Fifteen minutes is all it takes.
That’s the amount of extra time Australian employees are spending on work, according to new Ernst & Young research, which found that both staff and employers alike are taking conscious steps to ensure they maximise their output to offset a growing productivity crisis.
Ignoring unnecessary emails and cutting down on meetings are a few of the ways Australian workers are also ensuring they stay productive.
The company’s new study shows 83% of workers are trying to increase productivity, and are wasting 4% less time at work than they did a year ago – the average amount of time wasted has fallen from 18% to 14% in the year to October.
“This is a good first step,” Ernst & Young Oceania advisory leader Neil Plumridge told SmartCompany this morning.
“If you look past the previous 12 months going backwards, I’d say we’re putting ourselves in first gear now.”
“We’ve got a lot of work to do, but I think we’ve turned a corner and Australian businesses have responded to the call for lifting productivity.”
The Productivity Pulse measured the national productivity average at 7.58, up from 7.25, with 38% of workers reporting an increase in their productivity compared to six months ago.
However, Plumridge points out that 14% wasted time still means organisations are paying out $87 billion in wages per year with no return.
He says it’s encouraging that the desire to be more productive is coming from both employers and employees.
“Companies are better communicating the importance of productivity and what their goals are, and how they’re going about achieving it. Two years ago, you’d hardly hear the word “productivity” and now companies are doing a better job of communicating that platform.”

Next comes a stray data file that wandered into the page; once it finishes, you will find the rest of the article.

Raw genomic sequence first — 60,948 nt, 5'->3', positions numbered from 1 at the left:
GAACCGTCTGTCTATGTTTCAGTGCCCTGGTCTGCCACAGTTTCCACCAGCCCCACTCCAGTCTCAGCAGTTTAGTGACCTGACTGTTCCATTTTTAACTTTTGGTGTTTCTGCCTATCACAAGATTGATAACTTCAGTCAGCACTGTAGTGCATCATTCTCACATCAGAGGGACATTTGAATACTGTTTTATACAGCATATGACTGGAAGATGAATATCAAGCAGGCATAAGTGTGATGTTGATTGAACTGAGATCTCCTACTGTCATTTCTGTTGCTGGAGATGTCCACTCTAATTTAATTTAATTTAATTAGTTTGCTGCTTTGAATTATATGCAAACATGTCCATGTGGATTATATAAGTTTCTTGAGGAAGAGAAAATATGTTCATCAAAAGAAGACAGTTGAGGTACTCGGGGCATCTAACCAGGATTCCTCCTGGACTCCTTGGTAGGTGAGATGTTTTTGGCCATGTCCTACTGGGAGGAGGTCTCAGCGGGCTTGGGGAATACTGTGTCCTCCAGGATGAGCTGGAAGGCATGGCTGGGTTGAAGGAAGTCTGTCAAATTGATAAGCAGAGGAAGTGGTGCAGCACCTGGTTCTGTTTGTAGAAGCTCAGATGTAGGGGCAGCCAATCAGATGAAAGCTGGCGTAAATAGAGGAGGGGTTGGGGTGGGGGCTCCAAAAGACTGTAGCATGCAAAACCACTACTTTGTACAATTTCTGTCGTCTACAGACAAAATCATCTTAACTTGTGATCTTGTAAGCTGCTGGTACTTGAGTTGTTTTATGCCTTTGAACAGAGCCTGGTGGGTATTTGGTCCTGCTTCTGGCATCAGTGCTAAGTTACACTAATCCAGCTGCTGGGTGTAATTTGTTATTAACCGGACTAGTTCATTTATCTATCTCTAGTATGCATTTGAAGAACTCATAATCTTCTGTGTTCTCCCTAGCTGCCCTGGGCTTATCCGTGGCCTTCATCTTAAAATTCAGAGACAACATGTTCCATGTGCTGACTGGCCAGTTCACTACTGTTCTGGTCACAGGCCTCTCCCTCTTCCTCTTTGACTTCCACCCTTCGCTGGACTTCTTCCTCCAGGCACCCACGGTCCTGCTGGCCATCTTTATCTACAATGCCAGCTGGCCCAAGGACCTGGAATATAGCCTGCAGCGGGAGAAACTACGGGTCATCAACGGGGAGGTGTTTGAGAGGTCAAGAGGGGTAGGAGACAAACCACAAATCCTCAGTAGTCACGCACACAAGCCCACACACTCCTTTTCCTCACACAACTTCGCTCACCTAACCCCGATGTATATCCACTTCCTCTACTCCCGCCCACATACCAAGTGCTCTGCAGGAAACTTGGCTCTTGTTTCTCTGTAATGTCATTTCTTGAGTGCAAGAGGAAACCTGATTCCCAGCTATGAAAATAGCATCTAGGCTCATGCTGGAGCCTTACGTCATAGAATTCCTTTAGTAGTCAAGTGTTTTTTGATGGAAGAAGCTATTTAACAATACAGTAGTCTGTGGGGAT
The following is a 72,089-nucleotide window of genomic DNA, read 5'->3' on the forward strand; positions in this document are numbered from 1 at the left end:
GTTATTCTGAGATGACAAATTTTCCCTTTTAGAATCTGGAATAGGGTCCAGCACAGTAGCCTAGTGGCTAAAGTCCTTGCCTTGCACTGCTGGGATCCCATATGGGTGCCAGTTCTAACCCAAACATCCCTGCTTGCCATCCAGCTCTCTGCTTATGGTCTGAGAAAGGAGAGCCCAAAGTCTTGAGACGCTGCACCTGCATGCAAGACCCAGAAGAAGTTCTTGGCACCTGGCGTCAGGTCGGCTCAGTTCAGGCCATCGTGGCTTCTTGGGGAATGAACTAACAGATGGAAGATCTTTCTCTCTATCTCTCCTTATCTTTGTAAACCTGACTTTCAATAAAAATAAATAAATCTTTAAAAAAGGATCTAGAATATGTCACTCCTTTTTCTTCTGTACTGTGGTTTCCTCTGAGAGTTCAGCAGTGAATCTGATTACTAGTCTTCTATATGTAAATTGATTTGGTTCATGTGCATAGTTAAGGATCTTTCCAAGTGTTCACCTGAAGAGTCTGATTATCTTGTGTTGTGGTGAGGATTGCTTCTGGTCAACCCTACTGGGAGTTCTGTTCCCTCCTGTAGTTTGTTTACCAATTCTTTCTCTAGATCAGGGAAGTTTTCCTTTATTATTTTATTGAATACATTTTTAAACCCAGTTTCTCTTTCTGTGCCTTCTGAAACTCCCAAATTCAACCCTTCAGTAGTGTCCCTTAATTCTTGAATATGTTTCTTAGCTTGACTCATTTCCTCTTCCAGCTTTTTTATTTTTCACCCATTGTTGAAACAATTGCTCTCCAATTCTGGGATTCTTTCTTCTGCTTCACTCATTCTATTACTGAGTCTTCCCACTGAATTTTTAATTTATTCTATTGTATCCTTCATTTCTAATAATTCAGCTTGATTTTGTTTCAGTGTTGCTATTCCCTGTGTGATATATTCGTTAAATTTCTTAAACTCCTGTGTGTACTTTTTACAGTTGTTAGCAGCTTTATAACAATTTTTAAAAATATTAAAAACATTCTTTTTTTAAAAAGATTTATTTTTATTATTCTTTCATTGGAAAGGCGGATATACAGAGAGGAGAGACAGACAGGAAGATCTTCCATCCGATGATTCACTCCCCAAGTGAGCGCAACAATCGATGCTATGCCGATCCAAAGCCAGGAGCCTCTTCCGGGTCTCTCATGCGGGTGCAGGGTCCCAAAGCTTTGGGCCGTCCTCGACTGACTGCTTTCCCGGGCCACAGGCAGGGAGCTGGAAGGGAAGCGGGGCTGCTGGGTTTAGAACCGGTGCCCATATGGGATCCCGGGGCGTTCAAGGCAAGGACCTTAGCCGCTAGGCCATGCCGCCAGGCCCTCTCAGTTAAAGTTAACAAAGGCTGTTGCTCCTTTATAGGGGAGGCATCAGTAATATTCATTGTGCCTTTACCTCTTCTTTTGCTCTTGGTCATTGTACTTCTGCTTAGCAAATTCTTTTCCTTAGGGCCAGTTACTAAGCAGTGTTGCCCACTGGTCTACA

The survey found when productivity was communicated as a priority, 91% of people in those organisations tried to increase their own personal productivity. In companies where this wasn’t the case, only 76% attempted to improve.
“Those that run away from communicating to their workforce find that all a little bit harder.”
Some tactics employees are using to increase their own productivity include trying to reduce errors, better time planning and improved multi-tasking.
At the same time, the most common activities contributing to wasted time are waiting for approval from other employees for action, responding to non-critical emails, taking care of personal matters, waiting for technology, meetings and doing things manually that could be automated.
Social media only accounted for 7% of wasted time.
But there are more elements that make up a productive worker, the survey found. Employees who feel in control of their job are more likely to be productive – and that includes the ability to use flexible work schedules.
The finding comes during the Federal Government’s own “teleworking week”, in which it is trying to advocate companies allow more employees to work at home. While Plumridge says there’s no evidence to suggest working from home either improves or hinders productivity, the survey found workers who feel they have flexibility are in general more productive.
Plumridge says small businesses need to ensure they communicate productivity to their employees, and then get to work on automating as many systems as possible.
“The most successful companies have automated processes, whether it’s using software or any other type of tool. The companies that aren’t doing well are using manual tools.”
“So what we have here is a positive story, but it’s only one step forward.”
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